Twitter You Tube Facebook Autobodynews Linked In

Stacey Phillips

Stacey Phillips photoStacey Phillips is a freelance writer for the automotive industry based in Southern California. She has 20 years of experience as an editor including writing in a number of businesses and fields.

 

She can be reached at sphillips.autobodynews@gmail.com. 

 
Tuesday, 01 May 2018 19:40

The Best Body Shops’ Tips: 10 Steps to Collision Repair Success From VECO Experts

Written by

Index


“Equipment that is not being maintained properly definitely cuts into your profitability,” he said. 


Also, he talked about buying a new set of welder tips to be used on a squeeze-type resistance spot welder for every single major collision repair that is done in the shop, and then including the cost on the invoice. Afterward, the tips can be given to the customer or saved so the copper can be traded in later and the shop can buy the technicians lunch with the money.  


Some of the “Medium Rocks” he notices in shops are risks that are customer service-oriented and may or may not affect the body shop.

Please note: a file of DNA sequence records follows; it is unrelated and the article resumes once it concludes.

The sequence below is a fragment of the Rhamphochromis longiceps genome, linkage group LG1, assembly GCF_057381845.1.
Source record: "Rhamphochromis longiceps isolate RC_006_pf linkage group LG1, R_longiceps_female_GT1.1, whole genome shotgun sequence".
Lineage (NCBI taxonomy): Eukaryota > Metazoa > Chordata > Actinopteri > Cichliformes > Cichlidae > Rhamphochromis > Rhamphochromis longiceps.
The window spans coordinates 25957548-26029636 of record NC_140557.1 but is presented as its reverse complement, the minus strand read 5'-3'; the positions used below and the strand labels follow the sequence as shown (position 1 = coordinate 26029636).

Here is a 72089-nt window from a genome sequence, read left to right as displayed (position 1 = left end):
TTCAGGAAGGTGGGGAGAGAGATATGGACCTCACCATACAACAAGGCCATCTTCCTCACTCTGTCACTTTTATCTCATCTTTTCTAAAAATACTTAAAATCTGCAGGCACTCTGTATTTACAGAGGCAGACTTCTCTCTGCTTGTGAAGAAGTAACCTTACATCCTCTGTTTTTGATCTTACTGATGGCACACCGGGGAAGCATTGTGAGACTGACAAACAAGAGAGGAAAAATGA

These include check-in sheets not being completed, electronic files not being fully documented and frame measurements not being completed. 


In some shops, Olson has noticed copper weld-through primer being used instead of zinc. 


“No manufacturer recommends copper,” he said. “It should not be in your shop under any circumstance because no manufacturer recommends it.”


In addition, he said epoxy primer is often not present or it is used incorrectly, vehicle protection is not complete and painting is done under urethane set glass. The other medium-risk item he mentioned is having self-etch primer in the body department. 


“Many technicians use it under seam sealer or body sheets, and it doesn’t belong there,” he said.


Is your company embezzling from you? 


During the webinar, Olson also talked to attendees about their business process and how to avoid the net profit being negatively affected.


He then explained the “Canary in the Coalmine” principle. 


“A Canary in the Coalmine is an advanced warning of some danger,” Olson explained. “The metaphor originates from the times when miners used to carry caged canaries while at work; if there was any methane or carbon monoxide in the mine, the canary would die before the levels of gas reached those hazardous to humans.”


In this case, Olson said the canaries are the problems in your shop that can affect profitability. 


10 “Canaries” to look out for: 


1) Come-back rate


This is when a car comes back to your shop for any reason to have something repaired, even if it is parked outside and a customer notices something before driving away. 


Read 5030 times